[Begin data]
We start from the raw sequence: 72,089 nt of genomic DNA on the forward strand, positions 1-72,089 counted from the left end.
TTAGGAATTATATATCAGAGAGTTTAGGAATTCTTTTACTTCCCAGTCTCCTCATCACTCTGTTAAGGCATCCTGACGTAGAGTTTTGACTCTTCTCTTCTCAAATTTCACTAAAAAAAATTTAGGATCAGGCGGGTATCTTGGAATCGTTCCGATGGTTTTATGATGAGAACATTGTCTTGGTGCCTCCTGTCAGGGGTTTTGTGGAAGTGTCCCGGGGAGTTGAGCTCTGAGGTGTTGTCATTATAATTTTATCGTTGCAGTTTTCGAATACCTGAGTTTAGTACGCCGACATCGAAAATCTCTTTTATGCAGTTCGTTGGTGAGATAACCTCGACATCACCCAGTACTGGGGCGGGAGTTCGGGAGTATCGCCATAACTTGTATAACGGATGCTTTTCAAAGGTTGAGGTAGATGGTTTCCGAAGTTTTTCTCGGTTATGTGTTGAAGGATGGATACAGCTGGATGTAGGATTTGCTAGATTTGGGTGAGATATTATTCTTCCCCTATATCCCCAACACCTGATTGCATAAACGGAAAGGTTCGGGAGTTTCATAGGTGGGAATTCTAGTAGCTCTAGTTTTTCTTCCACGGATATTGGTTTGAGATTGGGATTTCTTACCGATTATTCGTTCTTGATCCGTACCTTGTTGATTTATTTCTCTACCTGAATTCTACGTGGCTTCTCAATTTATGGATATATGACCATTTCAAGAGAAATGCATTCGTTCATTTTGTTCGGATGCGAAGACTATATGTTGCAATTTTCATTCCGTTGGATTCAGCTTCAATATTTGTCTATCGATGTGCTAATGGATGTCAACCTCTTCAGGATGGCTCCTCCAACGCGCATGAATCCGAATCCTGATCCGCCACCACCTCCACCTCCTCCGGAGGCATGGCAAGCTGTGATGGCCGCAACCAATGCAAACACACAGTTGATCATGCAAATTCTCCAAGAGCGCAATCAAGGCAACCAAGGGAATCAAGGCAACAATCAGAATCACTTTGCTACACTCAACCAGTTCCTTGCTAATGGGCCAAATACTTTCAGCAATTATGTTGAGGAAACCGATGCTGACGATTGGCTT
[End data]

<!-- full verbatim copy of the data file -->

We start from the raw sequence: 72,089 nt of genomic DNA on the forward strand, positions 1-72,089 counted from the left end.
TTAGGAATTATATATCAGAGAGTTTAGGAATTCTTTTACTTCCCAGTCTCCTCATCACTCTGTTAAGGCATCCTGACGTAGAGTTTTGACTCTTCTCTTCTCAAATTTCACTAAAAAAAATTTAGGATCAGGCGGGTATCTTGGAATCGTTCCGATGGTTTTATGATGAGAACATTGTCTTGGTGCCTCCTGTCAGGGGTTTTGTGGAAGTGTCCCGGGGAGTTGAGCTCTGAGGTGTTGTCATTATAATTTTATCGTTGCAGTTTTCGAATACCTGAGTTTAGTACGCCGACATCGAAAATCTCTTTTATGCAGTTCGTTGGTGAGATAACCTCGACATCACCCAGTACTGGGGCGGGAGTTCGGGAGTATCGCCATAACTTGTATAACGGATGCTTTTCAAAGGTTGAGGTAGATGGTTTCCGAAGTTTTTCTCGGTTATGTGTTGAAGGATGGATACAGCTGGATGTAGGATTTGCTAGATTTGGGTGAGATATTATTCTTCCCCTATATCCCCAACACCTGATTGCATAAACGGAAAGGTTCGGGAGTTTCATAGGTGGGAATTCTAGTAGCTCTAGTTTTTCTTCCACGGATATTGGTTTGAGATTGGGATTTCTTACCGATTATTCGTTCTTGATCCGTACCTTGTTGATTTATTTCTCTACCTGAATTCTACGTGGCTTCTCAATTTATGGATATATGACCATTTCAAGAGAAATGCATTCGTTCATTTTGTTCGGATGCGAAGACTATATGTTGCAATTTTCATTCCGTTGGATTCAGCTTCAATATTTGTCTATCGATGTGCTAATGGATGTCAACCTCTTCAGGATGGCTCCTCCAACGCGCATGAATCCGAATCCTGATCCGCCACCACCTCCACCTCCTCCGGAGGCATGGCAAGCTGTGATGGCCGCAACCAATGCAAACACACAGTTGATCATGCAAATTCTCCAAGAGCGCAATCAAGGCAACCAAGGGAATCAAGGCAACAATCAGAATCACTTTGCTACACTCAACCAGTTCCTTGCTAATGGGCCAAATACTTTCAGCAATTATGTTGAGGAAACCGATGCTGACGATTGGCTT